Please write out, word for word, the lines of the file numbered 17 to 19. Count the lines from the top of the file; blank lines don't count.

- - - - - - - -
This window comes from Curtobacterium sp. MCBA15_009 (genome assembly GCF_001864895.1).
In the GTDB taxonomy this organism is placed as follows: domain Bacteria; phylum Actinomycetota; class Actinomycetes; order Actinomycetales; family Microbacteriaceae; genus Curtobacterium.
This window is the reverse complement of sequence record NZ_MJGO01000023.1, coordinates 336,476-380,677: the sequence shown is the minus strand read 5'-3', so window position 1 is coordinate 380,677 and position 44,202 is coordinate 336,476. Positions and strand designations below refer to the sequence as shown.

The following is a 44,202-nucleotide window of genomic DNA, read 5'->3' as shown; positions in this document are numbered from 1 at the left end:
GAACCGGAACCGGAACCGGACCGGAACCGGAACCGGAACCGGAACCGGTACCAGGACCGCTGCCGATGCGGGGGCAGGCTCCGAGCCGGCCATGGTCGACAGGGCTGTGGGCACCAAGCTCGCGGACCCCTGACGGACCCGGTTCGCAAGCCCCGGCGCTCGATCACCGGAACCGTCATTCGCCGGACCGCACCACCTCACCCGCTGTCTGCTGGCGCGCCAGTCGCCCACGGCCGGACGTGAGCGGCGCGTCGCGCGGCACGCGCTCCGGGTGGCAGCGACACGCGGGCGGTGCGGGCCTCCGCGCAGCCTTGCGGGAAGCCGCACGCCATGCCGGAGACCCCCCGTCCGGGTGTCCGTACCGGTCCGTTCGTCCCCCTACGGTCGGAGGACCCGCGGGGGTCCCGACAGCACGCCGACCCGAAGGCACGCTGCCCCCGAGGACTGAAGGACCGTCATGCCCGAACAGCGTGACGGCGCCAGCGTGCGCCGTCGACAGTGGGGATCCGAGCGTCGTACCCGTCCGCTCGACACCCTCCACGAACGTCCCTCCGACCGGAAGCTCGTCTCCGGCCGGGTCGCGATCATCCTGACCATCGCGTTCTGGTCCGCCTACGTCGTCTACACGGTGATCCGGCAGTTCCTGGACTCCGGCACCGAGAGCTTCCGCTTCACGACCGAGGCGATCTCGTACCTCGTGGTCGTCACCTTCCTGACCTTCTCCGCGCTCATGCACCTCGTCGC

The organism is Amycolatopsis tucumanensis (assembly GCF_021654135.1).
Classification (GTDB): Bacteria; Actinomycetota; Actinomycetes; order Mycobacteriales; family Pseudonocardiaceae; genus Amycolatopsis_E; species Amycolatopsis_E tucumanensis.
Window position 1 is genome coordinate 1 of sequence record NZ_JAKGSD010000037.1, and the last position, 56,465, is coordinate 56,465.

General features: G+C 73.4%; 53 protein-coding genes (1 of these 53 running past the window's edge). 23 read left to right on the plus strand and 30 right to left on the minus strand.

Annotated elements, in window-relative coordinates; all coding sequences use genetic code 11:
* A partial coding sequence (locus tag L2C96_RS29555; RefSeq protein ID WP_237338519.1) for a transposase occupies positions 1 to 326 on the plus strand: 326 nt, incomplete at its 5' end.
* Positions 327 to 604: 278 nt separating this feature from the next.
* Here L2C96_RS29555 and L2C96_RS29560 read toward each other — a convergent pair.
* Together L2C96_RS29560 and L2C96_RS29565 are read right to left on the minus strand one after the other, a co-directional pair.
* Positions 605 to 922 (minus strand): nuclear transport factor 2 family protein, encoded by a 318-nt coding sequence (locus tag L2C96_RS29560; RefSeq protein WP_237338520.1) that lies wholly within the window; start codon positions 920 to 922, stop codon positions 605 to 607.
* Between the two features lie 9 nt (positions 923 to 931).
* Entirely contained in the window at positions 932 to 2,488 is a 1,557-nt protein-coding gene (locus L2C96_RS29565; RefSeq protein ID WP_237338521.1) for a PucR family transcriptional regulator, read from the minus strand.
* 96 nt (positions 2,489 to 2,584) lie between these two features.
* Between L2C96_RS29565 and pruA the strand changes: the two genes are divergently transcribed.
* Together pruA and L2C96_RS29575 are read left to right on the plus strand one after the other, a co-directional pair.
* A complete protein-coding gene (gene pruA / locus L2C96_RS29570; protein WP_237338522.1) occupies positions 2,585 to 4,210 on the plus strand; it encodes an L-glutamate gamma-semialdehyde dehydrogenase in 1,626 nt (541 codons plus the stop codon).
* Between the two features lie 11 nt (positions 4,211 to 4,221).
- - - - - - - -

* Entirely contained in the window at positions 932 to 2,488 is a 1,557-nt protein-coding gene (locus L2C96_RS29565; RefSeq protein ID WP_237338521.1) for a PucR family transcriptional regulator, read from the minus strand.
* 96 nt (positions 2,489 to 2,584) lie between these two features.
* Between L2C96_RS29565 and pruA the strand changes: the two genes are divergently transcribed.